While my experience may not be typical of all or most, I believed that I nonetheless learned a lot as to why people (especially men) cheat.
First, while I was the stereotypically younger other woman (my boyfriend was 20 years my senior), the attraction seemed to have little to do with him wanting a trophy girlfriend or a “hot young thing” on his arm.
Rather, I think the biggest allure was my naivete.
While I never would have admitted it at the time, like many 21-23 year olds, I was pretty naive when it came to the world and when it came to relationships. The fact that I had gone straight from college to graduate school meant that I never even held a proper job.
There was something exotic about this man who not only held one but actually had a career. Granted, it wasn’t one that he particularly loved or in retrospect was even all that interesting, but it was at the time to me. Plus, I took everything he said as the Gospel truth. I never stopped to question or even wonder about some of the things he said even though when I look back, I think many of the things he claimed had been exaggerated to a great degree if not outright fabricated.
If I had the guess, it had probably been years before anyone saw him in such a light.
Perhaps it had even been the first time ever.
Lest it seem he was the only one getting something out of the relationship, I, too, was getting something out of it was as well. The fact that he had been married, had a mortgage, kids, etc. suggested a “real” grown-up: I saw him as safe, stable, and perhaps unconsciously, someone who could take care of me.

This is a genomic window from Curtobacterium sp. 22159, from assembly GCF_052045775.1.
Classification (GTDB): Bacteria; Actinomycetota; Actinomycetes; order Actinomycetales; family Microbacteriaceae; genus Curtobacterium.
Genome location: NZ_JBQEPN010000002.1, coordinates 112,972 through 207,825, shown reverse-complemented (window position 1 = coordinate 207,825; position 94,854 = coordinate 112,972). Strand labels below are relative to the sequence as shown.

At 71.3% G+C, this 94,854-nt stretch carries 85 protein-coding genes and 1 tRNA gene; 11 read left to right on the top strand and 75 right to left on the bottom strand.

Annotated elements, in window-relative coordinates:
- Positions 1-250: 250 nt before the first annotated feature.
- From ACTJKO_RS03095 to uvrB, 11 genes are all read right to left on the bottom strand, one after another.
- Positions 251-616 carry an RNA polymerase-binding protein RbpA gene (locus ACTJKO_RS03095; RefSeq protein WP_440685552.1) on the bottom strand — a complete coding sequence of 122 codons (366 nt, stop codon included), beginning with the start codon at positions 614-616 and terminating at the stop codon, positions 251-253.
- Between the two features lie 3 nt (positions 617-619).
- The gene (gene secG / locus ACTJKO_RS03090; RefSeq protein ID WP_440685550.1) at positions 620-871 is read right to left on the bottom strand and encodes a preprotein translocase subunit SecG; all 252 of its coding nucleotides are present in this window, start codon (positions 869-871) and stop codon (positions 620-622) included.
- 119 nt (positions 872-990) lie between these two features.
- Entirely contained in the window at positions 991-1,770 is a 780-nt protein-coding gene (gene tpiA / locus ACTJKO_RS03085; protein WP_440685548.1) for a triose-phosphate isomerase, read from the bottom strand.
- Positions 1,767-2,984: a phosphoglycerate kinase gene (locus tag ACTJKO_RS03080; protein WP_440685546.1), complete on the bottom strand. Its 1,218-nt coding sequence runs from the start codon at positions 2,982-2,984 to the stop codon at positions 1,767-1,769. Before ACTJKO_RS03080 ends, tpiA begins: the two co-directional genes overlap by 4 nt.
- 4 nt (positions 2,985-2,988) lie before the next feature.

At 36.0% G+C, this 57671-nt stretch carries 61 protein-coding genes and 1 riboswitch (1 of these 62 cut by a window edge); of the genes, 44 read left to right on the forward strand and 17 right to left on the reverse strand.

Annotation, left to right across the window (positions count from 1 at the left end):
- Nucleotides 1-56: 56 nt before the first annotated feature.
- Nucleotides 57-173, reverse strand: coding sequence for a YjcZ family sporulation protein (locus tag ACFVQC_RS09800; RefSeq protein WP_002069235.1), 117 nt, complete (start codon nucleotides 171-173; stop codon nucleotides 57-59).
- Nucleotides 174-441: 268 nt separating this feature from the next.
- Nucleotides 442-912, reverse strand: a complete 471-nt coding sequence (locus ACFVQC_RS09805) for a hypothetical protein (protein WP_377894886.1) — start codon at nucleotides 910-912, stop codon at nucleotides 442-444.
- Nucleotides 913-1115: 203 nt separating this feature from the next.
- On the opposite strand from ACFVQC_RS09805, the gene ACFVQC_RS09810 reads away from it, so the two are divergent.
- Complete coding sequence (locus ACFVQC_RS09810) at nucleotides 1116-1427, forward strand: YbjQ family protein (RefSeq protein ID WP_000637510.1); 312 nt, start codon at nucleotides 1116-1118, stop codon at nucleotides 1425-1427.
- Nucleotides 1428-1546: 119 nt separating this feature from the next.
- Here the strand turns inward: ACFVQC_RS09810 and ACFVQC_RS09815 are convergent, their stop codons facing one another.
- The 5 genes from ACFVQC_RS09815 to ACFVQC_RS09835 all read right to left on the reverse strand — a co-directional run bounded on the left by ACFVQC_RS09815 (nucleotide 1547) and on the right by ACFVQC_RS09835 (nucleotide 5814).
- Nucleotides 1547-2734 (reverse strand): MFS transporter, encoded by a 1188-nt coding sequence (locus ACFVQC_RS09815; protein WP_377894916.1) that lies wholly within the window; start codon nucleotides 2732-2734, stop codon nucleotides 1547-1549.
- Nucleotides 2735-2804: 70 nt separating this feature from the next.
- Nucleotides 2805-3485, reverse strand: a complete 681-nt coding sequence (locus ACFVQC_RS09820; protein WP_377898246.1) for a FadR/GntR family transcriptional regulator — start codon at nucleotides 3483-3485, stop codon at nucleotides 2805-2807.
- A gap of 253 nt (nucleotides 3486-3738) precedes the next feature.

Still, when I learned the truth and it marked the end of my illusions, the relationship and another common myth I had always thought about “mistresses,” “other women,” etc.: there was nothing remotely glamorous, exciting, or even good about learning that I had been involved with a married man. Even though I learned years later that his wife later found out and supposedly never blamed me, I still felt like a “homewrecker”.
Blame it on my love of trashy novels, pop culture, etc., but prior to actually having my experience, I thought it would at least be somewhat flattering to have a man “chose” me over another. However, once again reality was showing me that it was not the case at all.